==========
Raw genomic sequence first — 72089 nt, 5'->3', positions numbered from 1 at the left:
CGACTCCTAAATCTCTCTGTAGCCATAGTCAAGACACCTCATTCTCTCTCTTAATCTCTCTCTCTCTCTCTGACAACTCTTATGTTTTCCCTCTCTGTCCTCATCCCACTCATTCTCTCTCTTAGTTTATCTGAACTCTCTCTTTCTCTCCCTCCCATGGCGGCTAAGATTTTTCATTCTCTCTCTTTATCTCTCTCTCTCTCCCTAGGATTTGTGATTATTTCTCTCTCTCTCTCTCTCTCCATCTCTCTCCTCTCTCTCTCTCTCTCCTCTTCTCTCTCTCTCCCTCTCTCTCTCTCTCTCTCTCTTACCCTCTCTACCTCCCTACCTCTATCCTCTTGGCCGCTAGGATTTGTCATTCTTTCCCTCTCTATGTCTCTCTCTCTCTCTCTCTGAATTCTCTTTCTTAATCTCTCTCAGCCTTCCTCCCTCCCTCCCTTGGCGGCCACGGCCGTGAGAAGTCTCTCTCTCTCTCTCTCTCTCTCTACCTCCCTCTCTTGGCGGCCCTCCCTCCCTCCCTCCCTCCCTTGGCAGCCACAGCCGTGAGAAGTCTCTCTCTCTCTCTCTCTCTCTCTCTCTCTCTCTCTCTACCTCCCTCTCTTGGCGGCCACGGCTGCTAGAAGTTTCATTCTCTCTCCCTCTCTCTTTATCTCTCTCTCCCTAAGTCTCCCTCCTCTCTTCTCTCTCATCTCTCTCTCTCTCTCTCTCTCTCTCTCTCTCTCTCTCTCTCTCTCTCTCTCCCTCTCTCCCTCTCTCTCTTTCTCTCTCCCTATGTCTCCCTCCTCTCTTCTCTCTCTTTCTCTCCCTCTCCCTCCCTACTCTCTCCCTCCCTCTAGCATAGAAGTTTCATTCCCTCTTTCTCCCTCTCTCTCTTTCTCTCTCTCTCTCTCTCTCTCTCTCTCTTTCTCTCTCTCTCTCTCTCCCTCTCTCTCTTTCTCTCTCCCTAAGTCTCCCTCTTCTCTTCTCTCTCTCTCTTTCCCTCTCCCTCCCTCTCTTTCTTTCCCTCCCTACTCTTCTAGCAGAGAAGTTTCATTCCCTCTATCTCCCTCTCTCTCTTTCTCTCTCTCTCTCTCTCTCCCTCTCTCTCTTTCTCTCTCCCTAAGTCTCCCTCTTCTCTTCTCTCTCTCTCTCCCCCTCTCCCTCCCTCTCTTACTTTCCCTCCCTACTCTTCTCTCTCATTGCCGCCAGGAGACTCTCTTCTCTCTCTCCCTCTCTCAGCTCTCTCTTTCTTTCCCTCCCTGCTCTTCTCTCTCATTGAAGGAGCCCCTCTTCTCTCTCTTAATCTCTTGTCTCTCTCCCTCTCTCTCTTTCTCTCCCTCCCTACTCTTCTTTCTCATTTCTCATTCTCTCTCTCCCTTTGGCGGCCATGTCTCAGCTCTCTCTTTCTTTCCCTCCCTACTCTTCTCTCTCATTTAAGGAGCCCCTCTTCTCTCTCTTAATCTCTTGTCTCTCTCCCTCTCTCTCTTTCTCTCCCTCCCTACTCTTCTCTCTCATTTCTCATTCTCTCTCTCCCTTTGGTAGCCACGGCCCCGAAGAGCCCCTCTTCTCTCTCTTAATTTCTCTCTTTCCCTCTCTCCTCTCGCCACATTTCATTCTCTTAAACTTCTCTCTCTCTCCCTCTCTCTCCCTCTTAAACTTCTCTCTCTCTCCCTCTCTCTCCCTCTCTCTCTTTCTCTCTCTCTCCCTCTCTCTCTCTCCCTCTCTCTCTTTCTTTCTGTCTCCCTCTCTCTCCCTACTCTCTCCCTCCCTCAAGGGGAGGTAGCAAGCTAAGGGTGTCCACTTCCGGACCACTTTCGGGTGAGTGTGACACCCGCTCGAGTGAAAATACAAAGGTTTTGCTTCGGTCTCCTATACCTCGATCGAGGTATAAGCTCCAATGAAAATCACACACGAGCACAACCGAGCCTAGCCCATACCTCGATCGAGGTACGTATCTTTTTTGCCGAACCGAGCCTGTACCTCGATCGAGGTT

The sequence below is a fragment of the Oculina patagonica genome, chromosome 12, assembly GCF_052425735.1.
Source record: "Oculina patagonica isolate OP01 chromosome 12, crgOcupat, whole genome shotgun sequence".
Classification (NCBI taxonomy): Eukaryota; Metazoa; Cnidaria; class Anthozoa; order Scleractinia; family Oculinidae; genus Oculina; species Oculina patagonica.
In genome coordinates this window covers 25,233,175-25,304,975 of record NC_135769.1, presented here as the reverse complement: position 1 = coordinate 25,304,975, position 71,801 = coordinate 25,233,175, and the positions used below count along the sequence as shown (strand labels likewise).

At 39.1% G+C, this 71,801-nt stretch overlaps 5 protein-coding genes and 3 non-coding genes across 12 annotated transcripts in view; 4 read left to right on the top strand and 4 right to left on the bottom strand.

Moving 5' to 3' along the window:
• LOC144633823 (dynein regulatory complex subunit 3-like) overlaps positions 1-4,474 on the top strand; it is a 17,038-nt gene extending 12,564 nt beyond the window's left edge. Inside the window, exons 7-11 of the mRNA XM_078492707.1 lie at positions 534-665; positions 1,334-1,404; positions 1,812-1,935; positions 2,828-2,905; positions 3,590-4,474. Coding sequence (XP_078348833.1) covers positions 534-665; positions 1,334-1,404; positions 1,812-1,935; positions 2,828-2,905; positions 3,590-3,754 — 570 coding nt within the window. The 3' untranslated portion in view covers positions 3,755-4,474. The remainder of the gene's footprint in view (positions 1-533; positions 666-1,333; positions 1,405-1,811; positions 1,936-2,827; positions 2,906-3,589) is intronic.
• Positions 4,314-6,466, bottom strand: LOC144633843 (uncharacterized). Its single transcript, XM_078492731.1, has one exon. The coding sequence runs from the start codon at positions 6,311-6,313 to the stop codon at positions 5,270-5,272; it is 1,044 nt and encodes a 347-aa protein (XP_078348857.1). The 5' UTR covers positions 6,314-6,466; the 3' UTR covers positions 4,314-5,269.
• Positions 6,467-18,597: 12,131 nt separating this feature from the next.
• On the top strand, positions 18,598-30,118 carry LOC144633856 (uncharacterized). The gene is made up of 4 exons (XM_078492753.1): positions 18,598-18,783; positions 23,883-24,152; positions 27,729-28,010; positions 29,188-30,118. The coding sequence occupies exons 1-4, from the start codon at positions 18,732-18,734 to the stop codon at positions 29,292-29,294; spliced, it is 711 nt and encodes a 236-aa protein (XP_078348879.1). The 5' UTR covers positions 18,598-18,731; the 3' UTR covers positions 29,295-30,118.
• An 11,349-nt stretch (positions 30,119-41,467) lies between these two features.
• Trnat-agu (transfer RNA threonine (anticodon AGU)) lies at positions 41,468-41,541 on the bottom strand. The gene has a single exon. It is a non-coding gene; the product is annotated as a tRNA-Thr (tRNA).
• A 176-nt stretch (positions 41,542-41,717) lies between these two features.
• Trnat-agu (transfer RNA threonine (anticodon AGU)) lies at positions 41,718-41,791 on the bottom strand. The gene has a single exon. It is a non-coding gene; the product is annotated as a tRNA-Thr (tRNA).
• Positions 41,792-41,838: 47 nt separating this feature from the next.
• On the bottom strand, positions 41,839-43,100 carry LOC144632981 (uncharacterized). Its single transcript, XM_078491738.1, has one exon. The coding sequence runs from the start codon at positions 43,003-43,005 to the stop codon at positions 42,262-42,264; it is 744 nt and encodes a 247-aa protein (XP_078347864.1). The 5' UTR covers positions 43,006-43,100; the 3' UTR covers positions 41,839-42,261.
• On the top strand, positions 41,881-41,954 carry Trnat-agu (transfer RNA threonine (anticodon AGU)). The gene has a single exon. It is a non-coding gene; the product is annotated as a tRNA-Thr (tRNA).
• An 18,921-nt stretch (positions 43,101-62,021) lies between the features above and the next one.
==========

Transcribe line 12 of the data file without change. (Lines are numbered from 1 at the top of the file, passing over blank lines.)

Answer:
• On the top strand, positions 18,598-30,118 carry LOC144633856 (uncharacterized). The gene is made up of 4 exons (XM_078492753.1): positions 18,598-18,783; positions 23,883-24,152; positions 27,729-28,010; positions 29,188-30,118. The coding sequence occupies exons 1-4, from the start codon at positions 18,732-18,734 to the stop codon at positions 29,292-29,294; spliced, it is 711 nt and encodes a 236-aa protein (XP_078348879.1). The 5' UTR covers positions 18,598-18,731; the 3' UTR covers positions 29,295-30,118.